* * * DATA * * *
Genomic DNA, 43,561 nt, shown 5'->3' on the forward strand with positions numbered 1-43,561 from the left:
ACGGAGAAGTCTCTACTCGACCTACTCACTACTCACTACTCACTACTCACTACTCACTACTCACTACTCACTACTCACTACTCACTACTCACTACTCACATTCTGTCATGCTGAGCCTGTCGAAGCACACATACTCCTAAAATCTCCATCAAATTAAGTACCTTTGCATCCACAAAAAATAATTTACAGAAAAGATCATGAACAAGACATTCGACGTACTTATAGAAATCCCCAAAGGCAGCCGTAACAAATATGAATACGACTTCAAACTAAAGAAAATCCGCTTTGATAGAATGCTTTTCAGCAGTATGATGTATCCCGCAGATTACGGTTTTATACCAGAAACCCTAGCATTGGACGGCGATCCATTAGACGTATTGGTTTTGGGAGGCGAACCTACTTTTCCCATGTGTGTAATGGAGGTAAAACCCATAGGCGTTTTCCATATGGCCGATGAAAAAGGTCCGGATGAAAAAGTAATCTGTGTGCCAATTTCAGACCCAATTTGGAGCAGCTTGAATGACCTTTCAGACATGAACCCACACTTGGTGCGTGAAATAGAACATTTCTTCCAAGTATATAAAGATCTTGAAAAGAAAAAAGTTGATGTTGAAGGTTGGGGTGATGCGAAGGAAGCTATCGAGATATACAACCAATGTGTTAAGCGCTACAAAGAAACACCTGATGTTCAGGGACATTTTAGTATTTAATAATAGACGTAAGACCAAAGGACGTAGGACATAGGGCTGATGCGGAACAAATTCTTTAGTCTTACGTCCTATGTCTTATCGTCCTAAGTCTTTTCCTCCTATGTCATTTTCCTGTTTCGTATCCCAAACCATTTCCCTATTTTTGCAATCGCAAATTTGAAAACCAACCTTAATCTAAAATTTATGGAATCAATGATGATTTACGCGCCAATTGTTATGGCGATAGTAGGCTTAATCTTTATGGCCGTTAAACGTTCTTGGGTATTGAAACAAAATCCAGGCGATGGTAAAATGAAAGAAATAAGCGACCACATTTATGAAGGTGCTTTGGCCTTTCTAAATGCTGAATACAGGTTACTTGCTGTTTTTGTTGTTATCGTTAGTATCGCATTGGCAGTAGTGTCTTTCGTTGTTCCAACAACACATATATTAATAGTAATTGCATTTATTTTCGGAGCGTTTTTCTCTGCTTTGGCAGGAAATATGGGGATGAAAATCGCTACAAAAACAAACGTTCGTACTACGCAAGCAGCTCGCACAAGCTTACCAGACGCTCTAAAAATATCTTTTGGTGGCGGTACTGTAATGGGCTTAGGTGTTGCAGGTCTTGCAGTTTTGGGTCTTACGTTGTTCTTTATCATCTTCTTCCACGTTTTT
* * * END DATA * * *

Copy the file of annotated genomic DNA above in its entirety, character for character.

Genomic DNA, 43,561 nt, shown 5'->3' on the forward strand with positions numbered 1-43,561 from the left:
ACGGAGAAGTCTCTACTCGACCTACTCACTACTCACTACTCACTACTCACTACTCACTACTCACTACTCACTACTCACTACTCACTACTCACTACTCACATTCTGTCATGCTGAGCCTGTCGAAGCACACATACTCCTAAAATCTCCATCAAATTAAGTACCTTTGCATCCACAAAAAATAATTTACAGAAAAGATCATGAACAAGACATTCGACGTACTTATAGAAATCCCCAAAGGCAGCCGTAACAAATATGAATACGACTTCAAACTAAAGAAAATCCGCTTTGATAGAATGCTTTTCAGCAGTATGATGTATCCCGCAGATTACGGTTTTATACCAGAAACCCTAGCATTGGACGGCGATCCATTAGACGTATTGGTTTTGGGAGGCGAACCTACTTTTCCCATGTGTGTAATGGAGGTAAAACCCATAGGCGTTTTCCATATGGCCGATGAAAAAGGTCCGGATGAAAAAGTAATCTGTGTGCCAATTTCAGACCCAATTTGGAGCAGCTTGAATGACCTTTCAGACATGAACCCACACTTGGTGCGTGAAATAGAACATTTCTTCCAAGTATATAAAGATCTTGAAAAGAAAAAAGTTGATGTTGAAGGTTGGGGTGATGCGAAGGAAGCTATCGAGATATACAACCAATGTGTTAAGCGCTACAAAGAAACACCTGATGTTCAGGGACATTTTAGTATTTAATAATAGACGTAAGACCAAAGGACGTAGGACATAGGGCTGATGCGGAACAAATTCTTTAGTCTTACGTCCTATGTCTTATCGTCCTAAGTCTTTTCCTCCTATGTCATTTTCCTGTTTCGTATCCCAAACCATTTCCCTATTTTTGCAATCGCAAATTTGAAAACCAACCTTAATCTAAAATTTATGGAATCAATGATGATTTACGCGCCAATTGTTATGGCGATAGTAGGCTTAATCTTTATGGCCGTTAAACGTTCTTGGGTATTGAAACAAAATCCAGGCGATGGTAAAATGAAAGAAATAAGCGACCACATTTATGAAGGTGCTTTGGCCTTTCTAAATGCTGAATACAGGTTACTTGCTGTTTTTGTTGTTATCGTTAGTATCGCATTGGCAGTAGTGTCTTTCGTTGTTCCAACAACACATATATTAATAGTAATTGCATTTATTTTCGGAGCGTTTTTCTCTGCTTTGGCAGGAAATATGGGGATGAAAATCGCTACAAAAACAAACGTTCGTACTACGCAAGCAGCTCGCACAAGCTTACCAGACGCTCTAAAAATATCTTTTGGTGGCGGTACTGTAATGGGCTTAGGTGTTGCAGGTCTTGCAGTTTTGGGTCTTACGTTGTTCTTTATCATCTTCTTCCACGTTTTT